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Am Fam Physician. 2022;106(2):134-135

This clinical content conforms to AAFP criteria for CME.

Author disclosure: No relevant financial relationships.

Clinical Question

Are patient-reported outcome measures (PROMs) effective at improving patient-reported health outcomes and processes of care for patients and health care professionals?

Evidence-Based Answer

PROMs (e.g., CAGE questionnaire, Generalized Anxiety Disorder 7-item questionnaire) completed by patients (or other individuals pertinent to the patient) improve diagnosis and documentation of relevant health information in the patient's chart, such as accurate coding, severity of disease, and relevant changes with treatment related to the PROM (relative risk [RR] = 1.73; 95% CI, 1.44 to 2.08). PROMs also improve communication with health care professionals, as perceived by the patient, including discussion about side effects of treatment and other areas of concern (standardized mean difference [SMD] = 0.36; 95% CI, 0.21 to 0.52). The use of PROMs improves quality of life (SMD = 0.15; 95% CI, 0.05 to 0.26) and disease control (RR = 1.25; 95% CI, 1.10 to 1.41). However, PROMs seem to have little to no effect on a patient's general health perception, social functioning, or pain.1 (Strength of Recommendation: B, inconsistent or limited-quality patient-oriented evidence.)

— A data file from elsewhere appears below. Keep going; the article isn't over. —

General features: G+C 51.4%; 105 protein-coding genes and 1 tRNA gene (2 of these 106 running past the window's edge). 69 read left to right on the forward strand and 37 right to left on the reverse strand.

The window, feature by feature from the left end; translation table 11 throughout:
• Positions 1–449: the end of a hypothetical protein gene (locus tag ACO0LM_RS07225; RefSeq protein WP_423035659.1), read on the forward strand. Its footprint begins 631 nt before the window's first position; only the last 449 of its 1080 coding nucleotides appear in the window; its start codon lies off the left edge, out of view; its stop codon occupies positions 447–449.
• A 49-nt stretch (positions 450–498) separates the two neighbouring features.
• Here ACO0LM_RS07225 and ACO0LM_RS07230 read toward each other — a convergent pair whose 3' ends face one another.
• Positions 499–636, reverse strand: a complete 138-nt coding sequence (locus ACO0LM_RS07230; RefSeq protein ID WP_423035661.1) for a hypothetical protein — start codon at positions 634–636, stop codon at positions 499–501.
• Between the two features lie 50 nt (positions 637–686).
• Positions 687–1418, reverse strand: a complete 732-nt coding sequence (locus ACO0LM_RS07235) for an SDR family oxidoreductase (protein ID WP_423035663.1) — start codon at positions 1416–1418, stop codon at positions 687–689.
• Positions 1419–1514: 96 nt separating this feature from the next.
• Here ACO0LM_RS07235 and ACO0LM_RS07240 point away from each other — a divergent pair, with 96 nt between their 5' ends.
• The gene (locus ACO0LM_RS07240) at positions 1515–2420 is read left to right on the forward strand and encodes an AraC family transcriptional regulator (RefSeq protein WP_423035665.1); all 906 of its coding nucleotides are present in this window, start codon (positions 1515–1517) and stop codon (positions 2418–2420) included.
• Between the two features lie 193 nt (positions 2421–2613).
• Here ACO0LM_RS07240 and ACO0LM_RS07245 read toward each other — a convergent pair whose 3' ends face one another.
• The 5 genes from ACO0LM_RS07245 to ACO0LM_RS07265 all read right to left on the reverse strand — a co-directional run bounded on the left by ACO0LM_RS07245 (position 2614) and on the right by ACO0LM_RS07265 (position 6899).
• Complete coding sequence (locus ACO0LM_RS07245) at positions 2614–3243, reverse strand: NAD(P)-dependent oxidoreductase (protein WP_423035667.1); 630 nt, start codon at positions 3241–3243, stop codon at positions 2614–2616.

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These are summaries of reviews from the Cochrane Library.

This series is coordinated by Corey D. Fogleman, MD, assistant medical editor.

A collection of Cochrane for Clinicians published in AFP is available at

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